Notes on Design Patterns

Patterns mean “I have run out of language.” — Rich Hickey.

Many junior developers want to improve their software design skills by studying design patterns. I was there too, of course. I believe there is a big misconception of what design patterns are, and I believe we are, indeed, over-indexing on them when we are thinking of software design.

It is very easy to over-design things, and if blindly apply design patterns, we end up with code like the FizzBuzz Enterprise Edition, which in real life translate into incomprehensible software that burns hundreds of developer-hours for even tiny changes.

A good design by any other name…

So what are design patterns? A common definition is:

A software design pattern is a general, reusable solution to a commonly occurring problem within a given context in software design.

A lot of design patterns criticism centers around how, using some non-object oriented language, you can express design patterns from the Gang of Four succinctly within the language syntax, without having to code extra scaffolding. This is why I believe there is a misconception around what design patterns really are. My take on design patterns is that they provide good solutions to software design problems, for dimensions like encapsulation, decoupling etc. These patterns are not their representation in any particular language.

In some instances, a language can express the same idea more succinctly. That doesn’t mean the pattern is useless. We are still modeling complex domains with code, and we still need to account for all aspects of good design so we don’t end up with a jumbled mess. In other words, you can write bad code in any programming language.

This is a recurring topic in my book Programming with Types, where I show alternative implementations to the strategy pattern, the decorator pattern, and the visitor pattern. The first two have more succinct functional implementations, while the last one can be better encapsulated using a discriminated union type. Regardless of how we express the design, we are still solving the same problem. Which is why I believe over-indexing on learning design patterns as code recipes is a mistake.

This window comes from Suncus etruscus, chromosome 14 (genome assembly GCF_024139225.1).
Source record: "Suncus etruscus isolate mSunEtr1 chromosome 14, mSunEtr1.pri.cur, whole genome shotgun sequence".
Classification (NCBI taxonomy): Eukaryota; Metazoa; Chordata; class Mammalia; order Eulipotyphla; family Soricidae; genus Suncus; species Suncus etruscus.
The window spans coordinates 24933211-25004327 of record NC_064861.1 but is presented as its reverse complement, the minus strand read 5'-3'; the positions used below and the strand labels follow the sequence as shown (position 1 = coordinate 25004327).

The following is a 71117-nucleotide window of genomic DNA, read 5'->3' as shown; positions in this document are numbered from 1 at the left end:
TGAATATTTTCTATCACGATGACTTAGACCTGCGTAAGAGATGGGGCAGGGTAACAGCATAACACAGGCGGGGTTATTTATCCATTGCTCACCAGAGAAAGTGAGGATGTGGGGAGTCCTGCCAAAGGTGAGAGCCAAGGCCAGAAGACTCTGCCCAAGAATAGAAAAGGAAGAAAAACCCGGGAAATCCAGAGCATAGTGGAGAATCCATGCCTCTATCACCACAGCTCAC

Smelling software rot

As a young developer wanting to learn design patterns, I stumbled upon the Agile Principles, Patterns, and Practices in C# book, probably because it contained “patterns” in the title. But this book is a real gem on good design, and I highly recommend it.

Chapter 7 talks about design smells. Design smells are a sign that the software is rotting and might need refactoring. Here are a few examples from the book:

  • Rigidity - because of poorly-structured dependencies, a small change in one part of the code causes a cascade of subsequent changes in other parts of the code.
  • Viscosity - when modifying the code, it is easier to add a hack rather than to implement a desing-preserving change. In other words, it is easier to do the wrong thing than it is to do the right thing.
  • Needles Repetition - copy/pasted code, often with minor modifications, which makes minor updates very difficult to apply across the code base.